All the cities participating in REUSEMED project value "very positively" the promotion of the culture of reuse


Within the study work of the REUSEMED project, a total of four surveys were carried out last year (2021) among the inhabitants of the four participating cities (Cordoba -Spain-, Sakiet Ezzit -Tunisia-, New Deir Allaa -Jordan-, and Capannori -Italy-). It aimed to know the reality, context, needs and opinion of these populations regarding the culture of reuse, which is the main objective of the project.

The results of these surveys show that all the cities participating in the REUSEMED project value "very positively" the promotion of the culture of reuse. In particular, the populations of these four very different territories coincide in being favorable and committed to acquiring second-hand items. It is a practice that is already implemented in all of them, and in high percentages: 80 % of those surveyed in Sakiet Ezzit, for example, say they regularly buy second-hand products, something that is also done by 70 % of the inhabitants of Capannori, 62 % of the residents of New Deir Allaa, and 54.5 % of the inhabitants surveyed in the Spanish city of Cordoba.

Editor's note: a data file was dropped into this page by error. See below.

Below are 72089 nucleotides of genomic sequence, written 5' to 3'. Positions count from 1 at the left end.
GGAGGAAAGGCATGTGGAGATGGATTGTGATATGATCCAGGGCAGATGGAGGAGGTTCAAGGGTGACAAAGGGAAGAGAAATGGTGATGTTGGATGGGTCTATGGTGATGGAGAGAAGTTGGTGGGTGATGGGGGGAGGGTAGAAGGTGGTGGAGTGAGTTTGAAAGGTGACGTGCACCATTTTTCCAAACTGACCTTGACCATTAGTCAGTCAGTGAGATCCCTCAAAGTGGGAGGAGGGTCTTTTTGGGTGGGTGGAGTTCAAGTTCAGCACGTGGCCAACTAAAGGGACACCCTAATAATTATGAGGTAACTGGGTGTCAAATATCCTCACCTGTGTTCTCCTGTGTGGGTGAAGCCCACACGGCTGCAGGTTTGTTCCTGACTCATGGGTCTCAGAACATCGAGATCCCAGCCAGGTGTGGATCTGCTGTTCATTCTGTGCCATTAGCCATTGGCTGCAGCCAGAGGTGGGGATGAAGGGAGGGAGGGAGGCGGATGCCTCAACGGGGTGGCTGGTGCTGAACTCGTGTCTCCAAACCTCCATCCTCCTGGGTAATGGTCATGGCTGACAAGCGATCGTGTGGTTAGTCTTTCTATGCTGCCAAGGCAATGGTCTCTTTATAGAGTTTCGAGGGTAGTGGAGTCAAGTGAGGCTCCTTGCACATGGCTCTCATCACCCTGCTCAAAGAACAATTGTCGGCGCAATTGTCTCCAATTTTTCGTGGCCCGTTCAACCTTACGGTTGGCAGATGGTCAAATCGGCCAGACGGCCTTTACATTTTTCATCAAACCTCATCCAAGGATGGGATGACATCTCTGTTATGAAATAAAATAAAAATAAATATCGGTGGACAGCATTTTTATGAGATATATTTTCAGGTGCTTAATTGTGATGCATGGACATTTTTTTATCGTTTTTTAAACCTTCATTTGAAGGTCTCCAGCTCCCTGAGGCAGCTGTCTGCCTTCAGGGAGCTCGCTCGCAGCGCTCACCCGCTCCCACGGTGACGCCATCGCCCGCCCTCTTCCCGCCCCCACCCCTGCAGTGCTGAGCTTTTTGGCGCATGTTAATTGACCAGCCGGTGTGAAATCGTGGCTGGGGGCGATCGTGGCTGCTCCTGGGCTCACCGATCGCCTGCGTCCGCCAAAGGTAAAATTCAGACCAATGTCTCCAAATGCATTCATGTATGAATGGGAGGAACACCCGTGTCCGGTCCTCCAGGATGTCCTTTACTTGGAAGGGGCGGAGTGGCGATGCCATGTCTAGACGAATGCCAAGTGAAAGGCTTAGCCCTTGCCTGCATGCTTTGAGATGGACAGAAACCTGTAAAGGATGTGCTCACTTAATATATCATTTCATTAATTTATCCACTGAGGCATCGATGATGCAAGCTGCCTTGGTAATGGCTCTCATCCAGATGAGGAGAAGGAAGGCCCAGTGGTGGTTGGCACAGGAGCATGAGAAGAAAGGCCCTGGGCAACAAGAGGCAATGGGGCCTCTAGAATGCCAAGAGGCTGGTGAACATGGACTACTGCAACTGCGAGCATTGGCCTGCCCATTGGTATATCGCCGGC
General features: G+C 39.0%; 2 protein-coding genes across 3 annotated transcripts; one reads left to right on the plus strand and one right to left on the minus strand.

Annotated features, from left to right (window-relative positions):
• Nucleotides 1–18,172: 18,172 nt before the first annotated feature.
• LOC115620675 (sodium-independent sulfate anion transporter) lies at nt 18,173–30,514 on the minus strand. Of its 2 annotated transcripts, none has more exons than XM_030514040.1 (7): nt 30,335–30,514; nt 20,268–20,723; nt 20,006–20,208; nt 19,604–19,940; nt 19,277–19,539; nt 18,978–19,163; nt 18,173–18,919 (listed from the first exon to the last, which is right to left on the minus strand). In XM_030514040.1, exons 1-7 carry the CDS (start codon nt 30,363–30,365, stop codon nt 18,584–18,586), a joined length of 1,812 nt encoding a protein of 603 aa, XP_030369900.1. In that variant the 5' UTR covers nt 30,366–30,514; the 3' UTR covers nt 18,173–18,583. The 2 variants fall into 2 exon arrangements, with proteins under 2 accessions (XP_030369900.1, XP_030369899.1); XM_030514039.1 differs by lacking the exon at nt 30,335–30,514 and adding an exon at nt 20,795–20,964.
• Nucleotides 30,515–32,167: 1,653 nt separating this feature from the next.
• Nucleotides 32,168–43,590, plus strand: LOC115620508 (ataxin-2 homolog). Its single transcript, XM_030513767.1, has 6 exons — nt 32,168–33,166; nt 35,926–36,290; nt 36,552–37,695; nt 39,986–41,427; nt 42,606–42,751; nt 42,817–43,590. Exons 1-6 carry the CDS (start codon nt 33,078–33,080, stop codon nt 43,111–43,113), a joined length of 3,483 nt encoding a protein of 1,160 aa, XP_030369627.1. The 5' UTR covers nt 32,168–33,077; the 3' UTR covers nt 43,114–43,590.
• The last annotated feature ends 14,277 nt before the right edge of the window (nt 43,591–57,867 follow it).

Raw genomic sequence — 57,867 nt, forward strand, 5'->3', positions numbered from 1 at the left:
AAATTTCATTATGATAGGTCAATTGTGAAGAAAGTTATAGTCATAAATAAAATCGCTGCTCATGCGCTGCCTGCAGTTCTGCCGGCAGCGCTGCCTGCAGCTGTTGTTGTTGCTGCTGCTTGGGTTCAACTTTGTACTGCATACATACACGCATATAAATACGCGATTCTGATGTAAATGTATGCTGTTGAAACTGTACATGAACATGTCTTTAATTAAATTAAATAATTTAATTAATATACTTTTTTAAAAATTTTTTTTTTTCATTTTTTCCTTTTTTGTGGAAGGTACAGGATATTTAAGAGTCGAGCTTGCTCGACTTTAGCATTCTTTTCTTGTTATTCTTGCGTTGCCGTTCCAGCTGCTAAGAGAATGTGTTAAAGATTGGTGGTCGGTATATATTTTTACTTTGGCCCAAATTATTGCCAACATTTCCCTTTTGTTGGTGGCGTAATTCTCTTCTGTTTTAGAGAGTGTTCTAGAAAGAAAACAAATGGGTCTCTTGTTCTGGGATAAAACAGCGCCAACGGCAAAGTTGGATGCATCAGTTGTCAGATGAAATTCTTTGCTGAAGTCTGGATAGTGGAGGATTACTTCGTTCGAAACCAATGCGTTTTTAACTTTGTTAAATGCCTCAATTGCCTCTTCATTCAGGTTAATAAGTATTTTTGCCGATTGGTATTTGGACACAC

The items purchased in this second-hand shopping also coincide in the four cities. Their inhabitants show a predilection for clothes, furniture, small household appliances or computer items. It should be noted that the surveyed people both in Cordoba and Capannori acquire most of these second-hand purchases online.

Regarding the products purchased second-hand, electronic and digital devices are the most purchased in Spain, while in Italy, Tunisia and Jordan, clothing ranks first among the top second-hand products: 42% in New Deir Allaa, or 70% in Capannori. The latter is a curious fact, in a country like Italy where fashion is a big business. The second most purchased products on the second-hand market, thus giving them a second life, and in all four cities, are furniture. 

All the surveys conducted in Cordoba, Sakiet Ezzit, New Deir Allaa and Capannori reveal the importance given by their populations to the existence of furniture "in good condition and quality", and the encouragement of stores to increase this second-hand purchase.They also defend in their respective surveys the "need to deepen the practice of promoting reuse". In some of the surveys, such as that of New Deir Allaa, this commitment is as high as 99%.